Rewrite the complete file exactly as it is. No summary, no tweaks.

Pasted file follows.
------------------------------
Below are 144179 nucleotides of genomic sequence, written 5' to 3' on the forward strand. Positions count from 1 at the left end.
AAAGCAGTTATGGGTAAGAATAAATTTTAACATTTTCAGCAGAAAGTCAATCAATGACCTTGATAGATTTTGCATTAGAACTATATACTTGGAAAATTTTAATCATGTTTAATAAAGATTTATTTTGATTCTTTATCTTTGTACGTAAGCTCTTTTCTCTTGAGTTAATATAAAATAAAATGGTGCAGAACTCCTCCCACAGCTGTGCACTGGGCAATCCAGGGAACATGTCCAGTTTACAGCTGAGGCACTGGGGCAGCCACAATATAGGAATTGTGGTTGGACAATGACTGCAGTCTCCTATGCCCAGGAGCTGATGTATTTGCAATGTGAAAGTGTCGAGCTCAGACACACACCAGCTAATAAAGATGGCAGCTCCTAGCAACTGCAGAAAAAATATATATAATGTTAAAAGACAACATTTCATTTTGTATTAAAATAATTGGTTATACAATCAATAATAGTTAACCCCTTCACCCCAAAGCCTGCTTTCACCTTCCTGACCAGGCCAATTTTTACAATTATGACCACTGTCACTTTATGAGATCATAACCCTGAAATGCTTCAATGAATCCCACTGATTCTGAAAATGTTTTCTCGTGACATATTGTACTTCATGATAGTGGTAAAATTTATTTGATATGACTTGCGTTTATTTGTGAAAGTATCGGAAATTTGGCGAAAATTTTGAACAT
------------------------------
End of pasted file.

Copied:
Below are 144179 nucleotides of genomic sequence, written 5' to 3' on the forward strand. Positions count from 1 at the left end.
AAAGCAGTTATGGGTAAGAATAAATTTTAACATTTTCAGCAGAAAGTCAATCAATGACCTTGATAGATTTTGCATTAGAACTATATACTTGGAAAATTTTAATCATGTTTAATAAAGATTTATTTTGATTCTTTATCTTTGTACGTAAGCTCTTTTCTCTTGAGTTAATATAAAATAAAATGGTGCAGAACTCCTCCCACAGCTGTGCACTGGGCAATCCAGGGAACATGTCCAGTTTACAGCTGAGGCACTGGGGCAGCCACAATATAGGAATTGTGGTTGGACAATGACTGCAGTCTCCTATGCCCAGGAGCTGATGTATTTGCAATGTGAAAGTGTCGAGCTCAGACACACACCAGCTAATAAAGATGGCAGCTCCTAGCAACTGCAGAAAAAATATATATAATGTTAAAAGACAACATTTCATTTTGTATTAAAATAATTGGTTATACAATCAATAATAGTTAACCCCTTCACCCCAAAGCCTGCTTTCACCTTCCTGACCAGGCCAATTTTTACAATTATGACCACTGTCACTTTATGAGATCATAACCCTGAAATGCTTCAATGAATCCCACTGATTCTGAAAATGTTTTCTCGTGACATATTGTACTTCATGATAGTGGTAAAATTTATTTGATATGACTTGCGTTTATTTGTGAAAGTATCGGAAATTTGGCGAAAATTTTGAACAT